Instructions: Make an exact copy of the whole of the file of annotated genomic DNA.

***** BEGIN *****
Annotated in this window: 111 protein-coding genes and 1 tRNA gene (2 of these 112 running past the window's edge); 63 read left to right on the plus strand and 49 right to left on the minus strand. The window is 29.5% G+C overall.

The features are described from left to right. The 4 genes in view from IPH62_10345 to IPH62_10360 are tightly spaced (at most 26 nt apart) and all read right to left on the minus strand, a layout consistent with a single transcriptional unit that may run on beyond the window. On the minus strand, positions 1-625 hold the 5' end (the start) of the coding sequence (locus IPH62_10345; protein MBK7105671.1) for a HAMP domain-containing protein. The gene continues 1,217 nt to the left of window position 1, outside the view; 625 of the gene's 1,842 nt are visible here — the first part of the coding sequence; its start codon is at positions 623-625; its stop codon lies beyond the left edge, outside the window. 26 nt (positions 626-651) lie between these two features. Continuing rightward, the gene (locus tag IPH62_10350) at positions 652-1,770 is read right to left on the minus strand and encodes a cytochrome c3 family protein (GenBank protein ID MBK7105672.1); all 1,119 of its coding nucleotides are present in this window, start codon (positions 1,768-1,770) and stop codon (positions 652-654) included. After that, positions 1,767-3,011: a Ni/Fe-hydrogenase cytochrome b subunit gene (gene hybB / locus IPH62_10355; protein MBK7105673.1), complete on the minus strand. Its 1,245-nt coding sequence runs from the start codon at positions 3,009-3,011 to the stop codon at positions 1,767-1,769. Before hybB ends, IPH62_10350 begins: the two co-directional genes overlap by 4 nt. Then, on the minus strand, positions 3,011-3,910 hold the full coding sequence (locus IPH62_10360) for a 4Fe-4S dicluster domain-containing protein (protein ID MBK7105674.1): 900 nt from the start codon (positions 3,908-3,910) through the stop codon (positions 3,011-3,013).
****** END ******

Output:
Annotated in this window: 111 protein-coding genes and 1 tRNA gene (2 of these 112 running past the window's edge); 63 read left to right on the plus strand and 49 right to left on the minus strand. The window is 29.5% G+C overall.

The features are described from left to right. The 4 genes in view from IPH62_10345 to IPH62_10360 are tightly spaced (at most 26 nt apart) and all read right to left on the minus strand, a layout consistent with a single transcriptional unit that may run on beyond the window. On the minus strand, positions 1-625 hold the 5' end (the start) of the coding sequence (locus IPH62_10345; protein MBK7105671.1) for a HAMP domain-containing protein. The gene continues 1,217 nt to the left of window position 1, outside the view; 625 of the gene's 1,842 nt are visible here — the first part of the coding sequence; its start codon is at positions 623-625; its stop codon lies beyond the left edge, outside the window. 26 nt (positions 626-651) lie between these two features. Continuing rightward, the gene (locus tag IPH62_10350) at positions 652-1,770 is read right to left on the minus strand and encodes a cytochrome c3 family protein (GenBank protein ID MBK7105672.1); all 1,119 of its coding nucleotides are present in this window, start codon (positions 1,768-1,770) and stop codon (positions 652-654) included. After that, positions 1,767-3,011: a Ni/Fe-hydrogenase cytochrome b subunit gene (gene hybB / locus IPH62_10355; protein MBK7105673.1), complete on the minus strand. Its 1,245-nt coding sequence runs from the start codon at positions 3,009-3,011 to the stop codon at positions 1,767-1,769. Before hybB ends, IPH62_10350 begins: the two co-directional genes overlap by 4 nt. Then, on the minus strand, positions 3,011-3,910 hold the full coding sequence (locus IPH62_10360) for a 4Fe-4S dicluster domain-containing protein (protein ID MBK7105674.1): 900 nt from the start codon (positions 3,908-3,910) through the stop codon (positions 3,011-3,013).